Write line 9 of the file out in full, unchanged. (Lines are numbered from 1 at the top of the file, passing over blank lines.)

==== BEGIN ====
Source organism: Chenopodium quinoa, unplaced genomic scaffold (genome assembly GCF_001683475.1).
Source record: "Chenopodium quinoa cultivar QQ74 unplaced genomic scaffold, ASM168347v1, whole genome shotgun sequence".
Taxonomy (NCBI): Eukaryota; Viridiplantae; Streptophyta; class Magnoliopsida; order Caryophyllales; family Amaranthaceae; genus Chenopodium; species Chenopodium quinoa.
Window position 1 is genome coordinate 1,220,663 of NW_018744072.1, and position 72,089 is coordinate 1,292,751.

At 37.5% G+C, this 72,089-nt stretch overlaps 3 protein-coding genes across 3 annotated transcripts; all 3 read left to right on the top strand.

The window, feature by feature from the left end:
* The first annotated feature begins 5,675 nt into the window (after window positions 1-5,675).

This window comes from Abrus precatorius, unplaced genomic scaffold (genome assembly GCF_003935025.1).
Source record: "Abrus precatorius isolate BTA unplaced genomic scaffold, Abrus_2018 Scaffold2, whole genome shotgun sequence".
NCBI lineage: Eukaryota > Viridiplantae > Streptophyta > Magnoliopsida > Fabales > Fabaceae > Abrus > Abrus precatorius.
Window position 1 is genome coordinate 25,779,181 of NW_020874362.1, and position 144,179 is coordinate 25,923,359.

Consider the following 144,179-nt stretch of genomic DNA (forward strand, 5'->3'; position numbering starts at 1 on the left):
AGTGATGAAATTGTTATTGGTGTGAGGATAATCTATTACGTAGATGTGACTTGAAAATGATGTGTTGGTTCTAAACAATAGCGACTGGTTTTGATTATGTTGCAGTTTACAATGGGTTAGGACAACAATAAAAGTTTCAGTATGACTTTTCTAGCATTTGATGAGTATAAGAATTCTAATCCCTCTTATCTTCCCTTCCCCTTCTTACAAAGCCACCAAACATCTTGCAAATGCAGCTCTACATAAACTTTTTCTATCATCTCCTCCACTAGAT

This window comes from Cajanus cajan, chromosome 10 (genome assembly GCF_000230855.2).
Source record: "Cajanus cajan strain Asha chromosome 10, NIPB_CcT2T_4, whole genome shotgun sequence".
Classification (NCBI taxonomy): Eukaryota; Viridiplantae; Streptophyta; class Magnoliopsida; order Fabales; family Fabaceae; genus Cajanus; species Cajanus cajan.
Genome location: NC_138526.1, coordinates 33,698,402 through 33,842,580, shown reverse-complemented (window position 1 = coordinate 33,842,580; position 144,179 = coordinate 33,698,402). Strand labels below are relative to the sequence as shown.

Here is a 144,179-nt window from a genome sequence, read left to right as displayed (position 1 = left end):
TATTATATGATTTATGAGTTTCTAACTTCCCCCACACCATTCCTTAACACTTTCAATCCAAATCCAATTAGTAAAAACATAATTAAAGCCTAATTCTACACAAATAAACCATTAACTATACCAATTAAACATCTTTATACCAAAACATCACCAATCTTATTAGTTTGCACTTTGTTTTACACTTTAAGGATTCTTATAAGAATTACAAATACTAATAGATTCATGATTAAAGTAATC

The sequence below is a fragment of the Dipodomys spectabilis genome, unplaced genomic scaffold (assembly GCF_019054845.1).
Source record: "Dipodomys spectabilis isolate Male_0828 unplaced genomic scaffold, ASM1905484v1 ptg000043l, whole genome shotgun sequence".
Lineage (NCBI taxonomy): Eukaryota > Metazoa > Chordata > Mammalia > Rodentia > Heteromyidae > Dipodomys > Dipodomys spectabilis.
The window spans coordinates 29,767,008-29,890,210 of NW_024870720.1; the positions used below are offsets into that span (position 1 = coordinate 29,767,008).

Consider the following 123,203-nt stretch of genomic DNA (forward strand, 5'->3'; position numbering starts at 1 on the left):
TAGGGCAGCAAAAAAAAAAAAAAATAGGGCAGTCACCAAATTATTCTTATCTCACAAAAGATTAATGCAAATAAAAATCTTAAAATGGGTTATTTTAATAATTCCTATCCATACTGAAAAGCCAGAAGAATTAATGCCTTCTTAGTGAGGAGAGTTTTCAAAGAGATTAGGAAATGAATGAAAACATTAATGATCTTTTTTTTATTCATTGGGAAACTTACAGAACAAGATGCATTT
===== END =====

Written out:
Source record: "Abrus precatorius isolate BTA unplaced genomic scaffold, Abrus_2018 Scaffold2, whole genome shotgun sequence".